Sometimes life grows over your head.

It grows even more often than 'sometimes', because the modern coping model actually affects everyone. And it always does, regardless of where you live, work or social status. We all seem to have one life, but in reality there are many more: immediate family, work, relatives, maybe even family members who need special care. However, there are 24 hours in a day, more or less exactly one life. How? How? How?  How do you live your one life in such a way that all the other lives fit into it? How to cope with the challenges of the modern world and still find time for yourself? How can you cope with the expectations of society and the inevitabilities of practical life without your one life being shattered into a thousand pieces? How do you find the time to relax and let go of accumulated stresses when all 24 hours are taken up elsewhere? These are questions that Europe's wiser minds have been searching for and are beginning to find answers to. The official name of this process is 'work-life balance' and, while at first sight the words may sound declarative, it is a work-life balance that works, and is working better and better, so that no one is left behind.

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We are separate in our individual lives, but all together in society. And the more balanced your family and professional life, the more efficient society as a whole will be. A simple and self-explanatory equation, but one with all the more important implications for us all. Work-life balance means that there are no conflicting demands and conflicts between these two important spheres of life. The family must receive adequate attention independently of work responsibilities and vice versa. A balanced work-life balance has a much more fundamental impact on us than we often fear: both mental and physical health depend directly on whether and how we manage to bring all aspects of our lives into sync with each other.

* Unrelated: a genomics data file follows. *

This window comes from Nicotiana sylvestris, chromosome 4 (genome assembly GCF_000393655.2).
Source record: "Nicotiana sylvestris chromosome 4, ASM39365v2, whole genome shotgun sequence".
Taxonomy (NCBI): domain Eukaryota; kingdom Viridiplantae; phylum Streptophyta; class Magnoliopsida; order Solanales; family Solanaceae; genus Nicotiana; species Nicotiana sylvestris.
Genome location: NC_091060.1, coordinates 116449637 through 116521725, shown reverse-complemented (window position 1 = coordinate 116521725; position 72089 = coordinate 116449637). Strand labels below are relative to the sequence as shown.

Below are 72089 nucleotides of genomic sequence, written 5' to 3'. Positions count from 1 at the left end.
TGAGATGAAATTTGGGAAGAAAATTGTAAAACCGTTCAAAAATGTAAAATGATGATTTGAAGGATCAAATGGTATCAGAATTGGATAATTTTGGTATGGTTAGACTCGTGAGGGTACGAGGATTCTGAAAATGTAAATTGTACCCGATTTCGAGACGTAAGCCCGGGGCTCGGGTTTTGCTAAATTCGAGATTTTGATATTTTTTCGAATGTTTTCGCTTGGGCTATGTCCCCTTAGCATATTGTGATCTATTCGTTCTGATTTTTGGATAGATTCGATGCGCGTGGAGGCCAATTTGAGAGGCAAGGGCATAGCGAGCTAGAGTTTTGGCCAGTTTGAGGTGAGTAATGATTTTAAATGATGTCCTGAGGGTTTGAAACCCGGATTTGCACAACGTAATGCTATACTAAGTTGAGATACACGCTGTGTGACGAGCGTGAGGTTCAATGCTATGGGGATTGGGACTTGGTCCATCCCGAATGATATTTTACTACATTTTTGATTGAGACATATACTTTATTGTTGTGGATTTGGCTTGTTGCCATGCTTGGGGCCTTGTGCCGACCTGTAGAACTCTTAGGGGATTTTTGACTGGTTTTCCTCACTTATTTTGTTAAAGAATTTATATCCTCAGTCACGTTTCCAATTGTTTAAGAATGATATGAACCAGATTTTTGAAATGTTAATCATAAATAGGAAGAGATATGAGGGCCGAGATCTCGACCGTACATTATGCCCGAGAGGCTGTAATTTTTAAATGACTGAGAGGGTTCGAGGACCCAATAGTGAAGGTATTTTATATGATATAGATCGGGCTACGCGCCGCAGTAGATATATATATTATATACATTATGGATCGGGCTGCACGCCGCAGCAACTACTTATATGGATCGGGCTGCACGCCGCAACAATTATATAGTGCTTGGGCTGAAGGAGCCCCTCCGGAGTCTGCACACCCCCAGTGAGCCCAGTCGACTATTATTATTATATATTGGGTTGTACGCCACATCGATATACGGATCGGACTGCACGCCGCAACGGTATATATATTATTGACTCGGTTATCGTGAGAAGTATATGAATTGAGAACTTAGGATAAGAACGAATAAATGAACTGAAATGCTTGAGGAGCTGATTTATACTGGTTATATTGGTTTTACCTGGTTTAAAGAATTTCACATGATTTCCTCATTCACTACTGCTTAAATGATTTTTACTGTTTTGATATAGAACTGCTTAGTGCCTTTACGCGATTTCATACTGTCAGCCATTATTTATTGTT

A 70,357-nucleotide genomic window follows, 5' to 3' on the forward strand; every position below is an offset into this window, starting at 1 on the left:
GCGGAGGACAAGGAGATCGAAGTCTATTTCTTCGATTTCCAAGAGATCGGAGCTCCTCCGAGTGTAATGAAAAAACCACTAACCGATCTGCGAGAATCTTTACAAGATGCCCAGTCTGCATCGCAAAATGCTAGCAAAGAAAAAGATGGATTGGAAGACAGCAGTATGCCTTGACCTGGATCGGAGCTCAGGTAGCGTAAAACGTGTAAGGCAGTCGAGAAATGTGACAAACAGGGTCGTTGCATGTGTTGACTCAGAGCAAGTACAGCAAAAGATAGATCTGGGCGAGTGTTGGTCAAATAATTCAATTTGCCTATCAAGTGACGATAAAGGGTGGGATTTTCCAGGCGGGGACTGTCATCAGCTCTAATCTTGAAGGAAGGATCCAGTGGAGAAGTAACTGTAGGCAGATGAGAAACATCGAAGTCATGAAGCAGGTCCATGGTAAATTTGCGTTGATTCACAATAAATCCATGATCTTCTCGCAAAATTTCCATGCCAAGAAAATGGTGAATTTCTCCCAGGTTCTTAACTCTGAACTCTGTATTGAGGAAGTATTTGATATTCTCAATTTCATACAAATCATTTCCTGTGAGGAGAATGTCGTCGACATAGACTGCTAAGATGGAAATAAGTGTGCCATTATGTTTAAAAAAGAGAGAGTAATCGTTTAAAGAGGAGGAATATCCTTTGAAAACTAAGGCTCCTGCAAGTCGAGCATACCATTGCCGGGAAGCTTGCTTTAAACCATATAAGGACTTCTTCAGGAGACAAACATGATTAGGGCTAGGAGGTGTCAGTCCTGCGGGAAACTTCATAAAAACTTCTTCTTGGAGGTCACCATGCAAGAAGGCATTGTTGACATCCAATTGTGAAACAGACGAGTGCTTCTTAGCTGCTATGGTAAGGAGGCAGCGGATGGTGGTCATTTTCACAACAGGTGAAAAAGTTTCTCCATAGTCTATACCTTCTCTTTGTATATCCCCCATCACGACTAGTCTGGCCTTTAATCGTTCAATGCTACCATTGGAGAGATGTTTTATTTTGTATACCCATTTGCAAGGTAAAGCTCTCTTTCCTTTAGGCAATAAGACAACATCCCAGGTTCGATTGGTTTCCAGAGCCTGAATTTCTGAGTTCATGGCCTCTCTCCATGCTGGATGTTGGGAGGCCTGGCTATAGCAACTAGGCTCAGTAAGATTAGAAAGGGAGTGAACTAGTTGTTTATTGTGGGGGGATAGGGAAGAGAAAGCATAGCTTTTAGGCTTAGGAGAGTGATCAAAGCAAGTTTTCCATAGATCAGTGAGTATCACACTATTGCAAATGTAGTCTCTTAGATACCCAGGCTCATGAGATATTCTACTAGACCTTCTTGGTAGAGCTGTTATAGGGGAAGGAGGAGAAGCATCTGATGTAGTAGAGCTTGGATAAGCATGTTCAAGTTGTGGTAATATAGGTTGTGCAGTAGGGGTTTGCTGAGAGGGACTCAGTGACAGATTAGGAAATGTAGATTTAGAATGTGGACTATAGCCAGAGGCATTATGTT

Three things you need to know right now

Talk to

If you're struggling to organise your work and family life, you need to ask for help. Your worries and problems may be different, but everyone has the same right to seek solutions. Think about what is causing the biggest problems in your life and talk about it. Talk to your family members. Talk to your loved ones. Talk to your friends. Talk to your employer. Talk to your colleagues. Talk to your local government. If the concern is big, there is help for you. Your local authority has a duty to advise you and give you information about the support available. Your employer has a duty to help you in a crisis. The nursery school must help you even if your child has no place there. If society has provided help, you must accept it. The most important thing is to talk - shared concern is half the battle.

Know your rights

You may not know your rights, but that doesn't mean they don't apply to you. Be aware of your rights, and here again, talking about them can help - contact the experts and find out what help is available to you to reconcile work and family life. You might be surprised how easy it can be to solve some of the smallest but seemingly insurmountable problems. Knowing your rights can be the first step to overcoming a critical concern.

Trust society, but also think for yourself

Comprehensive and effective support measures are a good way of reconciling work and family life. Talking about problems and knowing your rights can make life easier and sometimes just possible - in many families, the mismatch between personal and professional life has become so great that life itself tends to get buried under it. On the other hand, it is important to realise that it is easy to create another problem by solving one. For example, while it is not forbidden to stop working, the longer-term effects of such a decision can be devastating for family relationships, future pensions and so on. When considering any remedy, it is important to think about how it can be most sensibly applied to your problem.


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